PDML Annual book - request for next year
sessomsj at earthlink.net
Thu Mar 1 15:05:27 EST 2018
On 3/1/2018 00:55, John Francis wrote:
> The frequency of problems encountered with Windows 10 is pretty strongly correlated
> with how unusual your configuration is. If you're running a machine that is identical
> to thousands of other machines out there, youre not likely to run into many problems.
> If, on the other hand, you have a system that you've built yourself from a variety
> of different components, you're on somewhat shakier ground. Not every device has
> new W10 drivers, and even if your ones do it's unlikely that the device manufacturer
> tested their new driver on a machine that matches your configuration (and even less
> likely that any testing had all the newest drivers for all the other devices). Most
> of the time you'll be fine, and there won't be interactions between the drivers (even
> if you're using old W7 drivers because there isn't a W10 driver for one or more devices).
> But if you're one of the unlucky ones who is the first to trip over a particular bug
> you're stuck, and you're unlikely to get any help determining which of the devices is
> actually causing your problem (and even less likely to get the manufacturer of the
> device to admit responsibility and fix the problem).
A recap of my experience "installing" Windoze 10 on 3 systems or "Why I *HATE* Windoze 10".
1. Toshiba laptop - Nag, nag, nag, nag ... until I finally gave in and agreed to the "upgrade".
The "upgrade" installer churns for a while and finally returns a message that the manufacturer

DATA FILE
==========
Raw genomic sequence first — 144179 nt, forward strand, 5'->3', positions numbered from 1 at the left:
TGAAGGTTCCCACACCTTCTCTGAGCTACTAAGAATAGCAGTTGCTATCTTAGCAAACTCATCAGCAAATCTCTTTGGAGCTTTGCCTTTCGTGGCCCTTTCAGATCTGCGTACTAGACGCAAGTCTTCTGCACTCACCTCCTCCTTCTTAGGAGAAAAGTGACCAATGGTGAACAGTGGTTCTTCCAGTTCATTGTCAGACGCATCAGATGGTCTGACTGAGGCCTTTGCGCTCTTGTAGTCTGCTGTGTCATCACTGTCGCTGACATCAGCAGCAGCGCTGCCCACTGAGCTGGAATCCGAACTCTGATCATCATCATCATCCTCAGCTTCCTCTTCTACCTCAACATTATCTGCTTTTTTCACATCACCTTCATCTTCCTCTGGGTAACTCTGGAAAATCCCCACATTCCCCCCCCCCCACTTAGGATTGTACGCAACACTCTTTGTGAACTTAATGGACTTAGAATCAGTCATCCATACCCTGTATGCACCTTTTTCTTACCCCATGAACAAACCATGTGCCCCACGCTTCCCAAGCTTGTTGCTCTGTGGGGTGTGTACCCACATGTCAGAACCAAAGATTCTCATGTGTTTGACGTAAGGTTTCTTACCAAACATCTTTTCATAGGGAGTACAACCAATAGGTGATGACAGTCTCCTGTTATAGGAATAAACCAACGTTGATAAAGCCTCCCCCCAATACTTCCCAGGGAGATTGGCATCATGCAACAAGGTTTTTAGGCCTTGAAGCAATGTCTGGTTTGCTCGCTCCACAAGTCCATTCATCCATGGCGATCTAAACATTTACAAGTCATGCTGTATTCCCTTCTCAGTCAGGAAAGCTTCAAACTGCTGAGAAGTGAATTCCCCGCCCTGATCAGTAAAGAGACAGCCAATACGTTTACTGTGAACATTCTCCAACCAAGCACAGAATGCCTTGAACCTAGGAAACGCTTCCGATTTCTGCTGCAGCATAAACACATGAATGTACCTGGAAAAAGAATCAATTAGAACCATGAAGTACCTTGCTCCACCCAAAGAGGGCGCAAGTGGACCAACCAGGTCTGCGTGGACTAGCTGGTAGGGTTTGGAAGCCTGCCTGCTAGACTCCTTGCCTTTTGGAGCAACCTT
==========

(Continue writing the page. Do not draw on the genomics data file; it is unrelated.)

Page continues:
will not provide a video driver for that model, so it can't be "upgraded". No appeal.
Toshiba's website says this model won't EVER run Windoze 10 so stop asking about it. [Note 1]
2. Home-built system - this one that I use for general browsing the internet, playing video
games and arguing with people who are just WRONG!
"Upgrade" was slow, but it eventually booted into Windoze 10. That's when the real aggravation
began. Windoze 10 appears to be a touchscreen based operating system. It tried to turn my
computer into a giant Windoze Phone. Only with great difficulty was I able to get Cortana to
The desktop was completely covered with applets. Every time I tried to start a program I
normally use, Windoze 10 would tell me I should use its built in applet instead and then
opened the applet rather than the program I wanted to use. I fought this for two days, could
never get a clean desktop and finally gave it up for a lost cause & forced a reversion to
In the meanwhile ...
3. Super-Duper Custom Built system made specifically to run *PhotoShop* and make it scream!
Fast, multi-core i7 CPU; MUCH RAM; SSD for OS & Applications; SSD for Photoshop scratch drive;